Did You Meet Your 2018 Writing Goals? I Didn’t — and That’s OK

Don’t worry — this isn’t the end of the line.

Here’s a confession: I didn’t meet most of my writing goals this year. But that’s actually OK.

If the same thing happened to you, maybe looking at what went wrong in my writing world can help you take steps to figure out what went wrong in yours — and how to do a little better in 2019.

Finish a draft of a novel

Did I do it? Nope!

Why not? Because I had way too many goals and just didn’t quite get to this one.

How will I do better next year? I’ll have to set fewer goals. Or try to, anyway. I get preoccupied when there are too many things going on at once, and to help myself focus, I need to try giving myself fewer things that could distract from what’s most important.

Focus is vital when trying to meet more than one writing or creative goal at a time. There’s more that can distract you than just YouTube videos or an attention-desperate puppy. Writing things can still distract you from other, possibly more important writing things. Decide what you really want/need to focus on and make that a priority over all the other writing things.

Create more things that scare me

Did I do it? Eh

Why not? My day job took over my life (which wasn’t as terrible as it may seem).

How will I do better next year? Picking one “scary” thing and really focusing in on that. I think getting out of your creative comfort zone is extremely important, but you can’t always dive in and conquer all your creative fears or roadblocks right away.

I’m going to take things one step at a time and get more comfortable doing one thing before I branch out and do more. And I suggest, if you’re in a similar boat, you do the same.

Make more things for Novelty Revisions

Did I do it? Not really …

Why not? I focused primarily on staying consistent with posting and building up a subscriber base, and not enough on creating a diverse stream of content.

How will I do better next year? Setting smaller goals, like making sure I’m sticking to my Patreon and YouTube posting schedule. With goals like this, it’s important to break big things into smaller pieces so that you feel less overwhelmed and don’t fall prey to the “I’ll start tomorrow” mindset.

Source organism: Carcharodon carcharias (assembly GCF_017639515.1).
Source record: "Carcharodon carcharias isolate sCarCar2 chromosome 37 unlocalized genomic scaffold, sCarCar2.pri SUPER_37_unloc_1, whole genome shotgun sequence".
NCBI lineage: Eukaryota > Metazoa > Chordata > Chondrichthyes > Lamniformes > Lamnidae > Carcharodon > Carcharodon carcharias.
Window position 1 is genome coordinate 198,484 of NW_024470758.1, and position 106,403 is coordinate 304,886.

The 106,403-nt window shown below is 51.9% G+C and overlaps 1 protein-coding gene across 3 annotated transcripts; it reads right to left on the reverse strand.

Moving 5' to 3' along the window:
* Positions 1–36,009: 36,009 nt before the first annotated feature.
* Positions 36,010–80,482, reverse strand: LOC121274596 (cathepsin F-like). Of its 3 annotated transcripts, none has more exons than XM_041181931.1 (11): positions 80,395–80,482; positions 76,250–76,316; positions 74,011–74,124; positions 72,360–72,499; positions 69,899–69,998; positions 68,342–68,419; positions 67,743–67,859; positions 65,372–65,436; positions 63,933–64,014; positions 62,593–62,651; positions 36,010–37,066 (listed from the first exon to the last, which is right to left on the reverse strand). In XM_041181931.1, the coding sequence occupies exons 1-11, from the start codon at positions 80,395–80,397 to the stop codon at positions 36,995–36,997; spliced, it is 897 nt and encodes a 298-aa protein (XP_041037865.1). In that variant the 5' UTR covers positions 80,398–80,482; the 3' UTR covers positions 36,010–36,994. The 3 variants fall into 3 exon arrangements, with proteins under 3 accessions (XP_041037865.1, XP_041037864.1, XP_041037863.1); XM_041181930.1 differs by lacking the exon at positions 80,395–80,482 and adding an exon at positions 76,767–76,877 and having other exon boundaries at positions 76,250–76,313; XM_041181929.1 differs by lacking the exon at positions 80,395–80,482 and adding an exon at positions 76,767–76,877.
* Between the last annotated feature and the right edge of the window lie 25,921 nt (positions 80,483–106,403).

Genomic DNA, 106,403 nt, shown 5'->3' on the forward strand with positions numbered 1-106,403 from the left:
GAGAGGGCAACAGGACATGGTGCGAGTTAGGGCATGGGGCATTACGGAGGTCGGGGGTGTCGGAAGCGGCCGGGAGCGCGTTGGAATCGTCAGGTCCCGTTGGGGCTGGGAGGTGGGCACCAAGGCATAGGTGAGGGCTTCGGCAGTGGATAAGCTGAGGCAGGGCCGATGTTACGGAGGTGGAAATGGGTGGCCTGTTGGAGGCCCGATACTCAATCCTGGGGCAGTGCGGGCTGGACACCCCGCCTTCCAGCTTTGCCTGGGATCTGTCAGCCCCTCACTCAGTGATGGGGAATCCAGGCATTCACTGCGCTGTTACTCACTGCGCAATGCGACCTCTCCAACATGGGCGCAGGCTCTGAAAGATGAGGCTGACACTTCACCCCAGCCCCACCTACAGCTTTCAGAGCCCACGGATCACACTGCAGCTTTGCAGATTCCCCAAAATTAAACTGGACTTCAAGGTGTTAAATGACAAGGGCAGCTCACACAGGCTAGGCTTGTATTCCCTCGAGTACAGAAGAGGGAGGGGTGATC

Honestly, I didn’t make more non-writing things this year because I kept saying “I’ll get to it at some point.” What I really should have done instead was broken these tasks into separate deadlines so that I couldn’t just say “I’ll get to it” because I had to meet a quick deadline.

Before you set any kind of creative goal, make sure your priorities are in order. But also make sure two goals don’t interfere with each other. Start small and work your way slowly up to the end goal you’re trying to achieve.

Did you meet your writing goals this year? If you didn’t, that’s totally OK. Figure out what you need to do differently to get closer to succeeding this year. You got this!

Meg is the creator of Novelty Revisions, dedicated to helping writers put their ideas into words. She is a staff writer with The Cheat Sheet, a freelance editor and writer, and a 10-time NaNoWriMo winner. Follow Meg on Twitter for tweets about writing, food and nerdy things.

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3 thoughts on “Did You Meet Your 2018 Writing Goals? I Didn’t — and That’s OK

  1. In some ways, I did meet my goals and in some ways not. I didn’t get the sequel to my full-length novel finished, but that’s a goal for next year. However, I did publish two novelettes, one in March and one in August, so that’s a win for me.

  2. Glad I’m not the only one! I didn’t meet the goal of finishing the current work in progress, but that’s okay. I understand that I am a slow writer and these things finish in their time, not mine. I did meet my goal of trying something completely different, in genre, character, everything, so that was good. And I found new blogs to follow, like this one!

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